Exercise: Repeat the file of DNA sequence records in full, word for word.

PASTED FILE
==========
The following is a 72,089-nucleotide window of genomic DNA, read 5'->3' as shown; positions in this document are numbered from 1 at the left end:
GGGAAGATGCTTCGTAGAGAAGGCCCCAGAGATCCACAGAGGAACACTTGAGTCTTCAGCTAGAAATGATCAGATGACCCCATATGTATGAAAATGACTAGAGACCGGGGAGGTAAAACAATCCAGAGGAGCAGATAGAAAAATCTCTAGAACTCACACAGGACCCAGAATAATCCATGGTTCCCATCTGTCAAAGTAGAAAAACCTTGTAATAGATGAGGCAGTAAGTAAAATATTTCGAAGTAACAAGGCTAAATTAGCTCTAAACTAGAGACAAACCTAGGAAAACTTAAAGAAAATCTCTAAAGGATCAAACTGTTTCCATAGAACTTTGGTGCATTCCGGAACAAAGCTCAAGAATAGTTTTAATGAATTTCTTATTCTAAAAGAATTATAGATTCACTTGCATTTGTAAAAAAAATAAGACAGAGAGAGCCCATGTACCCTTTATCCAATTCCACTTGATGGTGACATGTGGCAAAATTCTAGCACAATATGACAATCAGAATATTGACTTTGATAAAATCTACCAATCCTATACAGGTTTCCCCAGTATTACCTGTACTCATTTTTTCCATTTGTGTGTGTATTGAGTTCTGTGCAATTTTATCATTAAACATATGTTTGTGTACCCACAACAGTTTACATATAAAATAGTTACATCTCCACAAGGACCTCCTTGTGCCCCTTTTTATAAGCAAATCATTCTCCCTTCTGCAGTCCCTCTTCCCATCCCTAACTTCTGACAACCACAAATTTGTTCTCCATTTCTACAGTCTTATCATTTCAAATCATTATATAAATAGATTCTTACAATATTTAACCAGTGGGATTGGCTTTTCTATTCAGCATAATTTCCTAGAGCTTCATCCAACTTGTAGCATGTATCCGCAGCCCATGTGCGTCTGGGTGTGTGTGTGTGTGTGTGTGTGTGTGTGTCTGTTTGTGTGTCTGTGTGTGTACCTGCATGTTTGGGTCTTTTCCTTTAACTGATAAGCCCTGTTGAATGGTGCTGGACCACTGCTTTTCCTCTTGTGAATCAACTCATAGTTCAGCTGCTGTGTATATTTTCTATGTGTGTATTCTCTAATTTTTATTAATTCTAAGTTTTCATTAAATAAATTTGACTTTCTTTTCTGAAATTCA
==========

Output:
The following is a 72,089-nucleotide window of genomic DNA, read 5'->3' as shown; positions in this document are numbered from 1 at the left end:
GGGAAGATGCTTCGTAGAGAAGGCCCCAGAGATCCACAGAGGAACACTTGAGTCTTCAGCTAGAAATGATCAGATGACCCCATATGTATGAAAATGACTAGAGACCGGGGAGGTAAAACAATCCAGAGGAGCAGATAGAAAAATCTCTAGAACTCACACAGGACCCAGAATAATCCATGGTTCCCATCTGTCAAAGTAGAAAAACCTTGTAATAGATGAGGCAGTAAGTAAAATATTTCGAAGTAACAAGGCTAAATTAGCTCTAAACTAGAGACAAACCTAGGAAAACTTAAAGAAAATCTCTAAAGGATCAAACTGTTTCCATAGAACTTTGGTGCATTCCGGAACAAAGCTCAAGAATAGTTTTAATGAATTTCTTATTCTAAAAGAATTATAGATTCACTTGCATTTGTAAAAAAAATAAGACAGAGAGAGCCCATGTACCCTTTATCCAATTCCACTTGATGGTGACATGTGGCAAAATTCTAGCACAATATGACAATCAGAATATTGACTTTGATAAAATCTACCAATCCTATACAGGTTTCCCCAGTATTACCTGTACTCATTTTTTCCATTTGTGTGTGTATTGAGTTCTGTGCAATTTTATCATTAAACATATGTTTGTGTACCCACAACAGTTTACATATAAAATAGTTACATCTCCACAAGGACCTCCTTGTGCCCCTTTTTATAAGCAAATCATTCTCCCTTCTGCAGTCCCTCTTCCCATCCCTAACTTCTGACAACCACAAATTTGTTCTCCATTTCTACAGTCTTATCATTTCAAATCATTATATAAATAGATTCTTACAATATTTAACCAGTGGGATTGGCTTTTCTATTCAGCATAATTTCCTAGAGCTTCATCCAACTTGTAGCATGTATCCGCAGCCCATGTGCGTCTGGGTGTGTGTGTGTGTGTGTGTGTGTGTGTGTCTGTTTGTGTGTCTGTGTGTGTACCTGCATGTTTGGGTCTTTTCCTTTAACTGATAAGCCCTGTTGAATGGTGCTGGACCACTGCTTTTCCTCTTGTGAATCAACTCATAGTTCAGCTGCTGTGTATATTTTCTATGTGTGTATTCTCTAATTTTTATTAATTCTAAGTTTTCATTAAATAAATTTGACTTTCTTTTCTGAAATTCA